Overall Story Signpost 3 as it relates to Doing:

Capulet prepares for his daughter's wedding; Friar Lawrence prepares Juliet for
"death"; and so forth.

Overall Story Journey 3 from Doing to Obtaining:

The best example of how the objective story progresses from "doing" to "obtaining"
is found in Friar Lawrence's final speech, as he explains how the community's
actions have resulted in loss, and yet will have ultimately achieved a peace between
the Montagues and Capulets:

As the Prince and the lover's families stand silent in grief, the Friar gives a virtually
uninterrupted account . . . . This narrative awakens pity, compassion and guilt in
them, and as he delivers it the Friar begins his expiation in the act of confession. The
dangerous folly of his meddling in natural magic now apparent, his good intentions
may speak in mitigation of his guilt. Moreover, his narrative has such cumulative
effect that the Prince himself, in pronouncing judgement, includes his own name
among the guilty, and in that confession prepares the way for full reconciliation.
(Gibbons 76)
Overall Story Signpost 4 as it relates to Obtaining:

Lives are lost as peace is finally achieved between the Capulets and Montagues.

The Main vs. Impact Throughline Act Order:

Main vs. Impact Story Signpost 1 as it relates to Developing a Plan:

Romeo and Juliet begin to envision the import of falling in love with an enemy:

ROMEO

Is she a Capulet? O dear account? My life is my foe's debt. (1.5.131-132)

JULIET

My only love sprung my only hate!

Too early seen unknown, and known too late!

Prodigious birth it is to me

That I must love a loathed enemy. (1.5.152-155)

Main vs. Impact Story Journey 1 from Developing a Plan to Playing a Role:

Having fallen immediately and irrevocably in love, Romeo and Juliet envision a plan
to secretly marry--involving only Nurse and Friar Lawrence in the pretense.

Main vs. Impact Story Signpost 2 as it relates to Playing a Role:

Romeo and Juliet pledge their love and secretly marry--outwardly acting as if nothing
has occurred.

Main vs. Impact Story Journey 2 from Playing a Role to Changing One's Nature:

Romeo and Juliet's relationship shifts from betrothal to that of husband and wife:
FRIAR LAWRENCE

Come, come with me, and we will make short work,/For, by your leaves, you shall
not stay alone/Till Holy Church incorporate two in one (2.6.35-37).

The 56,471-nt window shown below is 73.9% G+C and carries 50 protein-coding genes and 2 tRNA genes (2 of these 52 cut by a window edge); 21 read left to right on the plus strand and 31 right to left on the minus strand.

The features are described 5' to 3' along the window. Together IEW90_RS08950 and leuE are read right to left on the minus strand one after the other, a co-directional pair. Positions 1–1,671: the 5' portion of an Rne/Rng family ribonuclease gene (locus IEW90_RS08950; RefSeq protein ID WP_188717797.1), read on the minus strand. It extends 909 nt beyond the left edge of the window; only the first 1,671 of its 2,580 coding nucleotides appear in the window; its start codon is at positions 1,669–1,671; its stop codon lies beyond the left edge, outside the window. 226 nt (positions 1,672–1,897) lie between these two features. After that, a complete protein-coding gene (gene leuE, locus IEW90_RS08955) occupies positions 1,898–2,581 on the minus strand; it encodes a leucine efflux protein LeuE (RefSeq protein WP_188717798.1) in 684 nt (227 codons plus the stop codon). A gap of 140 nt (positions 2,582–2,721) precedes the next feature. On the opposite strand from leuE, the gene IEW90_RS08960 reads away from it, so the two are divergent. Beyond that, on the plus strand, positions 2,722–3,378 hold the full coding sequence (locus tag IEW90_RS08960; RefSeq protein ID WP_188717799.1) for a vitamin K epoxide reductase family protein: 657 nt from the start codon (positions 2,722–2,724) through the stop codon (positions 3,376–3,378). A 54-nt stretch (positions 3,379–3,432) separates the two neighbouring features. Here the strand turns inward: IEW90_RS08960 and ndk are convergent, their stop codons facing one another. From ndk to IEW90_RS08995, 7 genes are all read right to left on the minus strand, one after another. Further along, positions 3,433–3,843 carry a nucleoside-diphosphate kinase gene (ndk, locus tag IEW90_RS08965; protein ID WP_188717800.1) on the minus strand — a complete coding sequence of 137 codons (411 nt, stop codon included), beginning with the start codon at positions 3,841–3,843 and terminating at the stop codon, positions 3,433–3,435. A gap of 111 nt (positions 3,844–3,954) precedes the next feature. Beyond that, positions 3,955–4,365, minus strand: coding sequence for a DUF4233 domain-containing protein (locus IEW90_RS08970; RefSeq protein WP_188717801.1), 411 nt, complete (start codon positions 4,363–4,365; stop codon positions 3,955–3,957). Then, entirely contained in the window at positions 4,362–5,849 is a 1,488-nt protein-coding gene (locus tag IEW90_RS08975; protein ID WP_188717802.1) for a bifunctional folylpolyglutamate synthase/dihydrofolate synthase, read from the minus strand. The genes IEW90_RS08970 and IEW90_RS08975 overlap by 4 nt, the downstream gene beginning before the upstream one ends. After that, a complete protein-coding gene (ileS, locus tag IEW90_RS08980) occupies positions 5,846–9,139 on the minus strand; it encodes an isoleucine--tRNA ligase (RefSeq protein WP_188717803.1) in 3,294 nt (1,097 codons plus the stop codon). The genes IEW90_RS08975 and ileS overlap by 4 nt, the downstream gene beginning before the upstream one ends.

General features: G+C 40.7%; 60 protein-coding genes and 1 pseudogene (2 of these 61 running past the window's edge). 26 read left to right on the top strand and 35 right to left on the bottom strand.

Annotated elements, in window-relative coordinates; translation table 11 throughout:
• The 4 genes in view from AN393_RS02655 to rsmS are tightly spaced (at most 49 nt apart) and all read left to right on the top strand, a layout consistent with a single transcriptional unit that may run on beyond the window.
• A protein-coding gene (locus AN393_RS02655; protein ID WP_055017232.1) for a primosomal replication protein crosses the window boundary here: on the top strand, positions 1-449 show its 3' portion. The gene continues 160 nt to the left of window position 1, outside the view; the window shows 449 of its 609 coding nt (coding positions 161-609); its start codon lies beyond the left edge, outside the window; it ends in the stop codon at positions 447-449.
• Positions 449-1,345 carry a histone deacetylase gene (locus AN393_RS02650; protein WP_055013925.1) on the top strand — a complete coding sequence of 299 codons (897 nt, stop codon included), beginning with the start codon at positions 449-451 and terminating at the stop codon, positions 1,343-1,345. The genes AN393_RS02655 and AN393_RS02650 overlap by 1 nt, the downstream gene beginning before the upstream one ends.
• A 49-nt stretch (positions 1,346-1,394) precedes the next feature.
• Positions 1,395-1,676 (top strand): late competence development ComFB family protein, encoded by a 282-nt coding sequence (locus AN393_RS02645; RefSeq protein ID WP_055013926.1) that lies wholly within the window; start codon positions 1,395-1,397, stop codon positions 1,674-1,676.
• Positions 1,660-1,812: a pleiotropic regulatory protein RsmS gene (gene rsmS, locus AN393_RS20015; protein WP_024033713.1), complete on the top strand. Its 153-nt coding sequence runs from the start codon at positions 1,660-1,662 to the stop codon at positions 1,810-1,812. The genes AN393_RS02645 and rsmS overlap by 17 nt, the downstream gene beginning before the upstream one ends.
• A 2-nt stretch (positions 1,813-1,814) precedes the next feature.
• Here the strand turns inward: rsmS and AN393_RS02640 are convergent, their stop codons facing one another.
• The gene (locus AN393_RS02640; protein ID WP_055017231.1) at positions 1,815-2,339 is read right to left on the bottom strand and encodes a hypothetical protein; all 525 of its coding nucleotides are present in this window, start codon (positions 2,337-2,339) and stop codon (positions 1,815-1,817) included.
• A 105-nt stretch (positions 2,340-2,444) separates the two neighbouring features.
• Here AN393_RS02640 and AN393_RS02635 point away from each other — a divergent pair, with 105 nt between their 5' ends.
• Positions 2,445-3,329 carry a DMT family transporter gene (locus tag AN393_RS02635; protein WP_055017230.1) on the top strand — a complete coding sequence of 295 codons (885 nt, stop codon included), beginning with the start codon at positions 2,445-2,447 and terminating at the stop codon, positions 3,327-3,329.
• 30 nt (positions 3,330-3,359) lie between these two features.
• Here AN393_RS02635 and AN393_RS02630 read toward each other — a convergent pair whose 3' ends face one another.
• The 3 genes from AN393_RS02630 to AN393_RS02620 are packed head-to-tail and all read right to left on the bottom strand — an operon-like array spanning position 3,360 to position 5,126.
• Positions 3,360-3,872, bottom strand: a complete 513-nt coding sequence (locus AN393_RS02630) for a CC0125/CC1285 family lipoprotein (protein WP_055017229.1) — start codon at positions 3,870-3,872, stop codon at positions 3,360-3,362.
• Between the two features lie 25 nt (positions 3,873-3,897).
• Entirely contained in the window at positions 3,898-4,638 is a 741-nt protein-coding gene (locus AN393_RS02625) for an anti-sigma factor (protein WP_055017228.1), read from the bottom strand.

Main vs. Impact Story Signpost 3 as it relates to Changing One's Nature:

Romeo and Juliet become sexually intimate; Friar Lawrence plays an important part
in their crisis of Romeo's banishment and Juliet's upcoming nuptials to Paris: "Friar
Laurence is one of the tribe of manipulators, whose job it is to transform or otherwise
get round seemingly intractable realities" (Snyder 180).

Main vs. Impact Story Journey 3 from Changing One's Nature to Conceiving an Idea:

Romeo and Juliet have become husband and wife in life, and both share the idea to
continue on as one in death.

Main vs. Impact Story Signpost 4 as it relates to Conceiving an Idea:

Romeo has no idea Juliet is in a trance. Juliet awakens to find he has killed himself.
She cannot conceive life without him and kills her self as well.

The Main Character Throughline Act Order:

Main Character Signpost 1 as it relates to Impulsive Responses:

Benvolio reports to Lady Montague and her husband, once Romeo "was 'ware of
me" (1.1.126) he "gladly fled" (1.1.133); Romeo's first response to Juliet's beauty is
to fall in love.

Main Character Journey 1 from Impulsive Responses to Memories:

Romeo's immediate response to Juliet causes him to forget his melancholy love for
Rosaline:

FRIAR LAWRENCE
Holy Saint Francis, what a change is here!/Is Rosaline, that thou didst loves so
dear,/So soon forsaken? (2.3.69-71)

Main Character Signpost 2 as it relates to Memories:

Romeo tries to remember his loyalty to his new wife and her family when Tybalt
challenges him.

Main Character Journey 2 from Memories to Innermost Desires: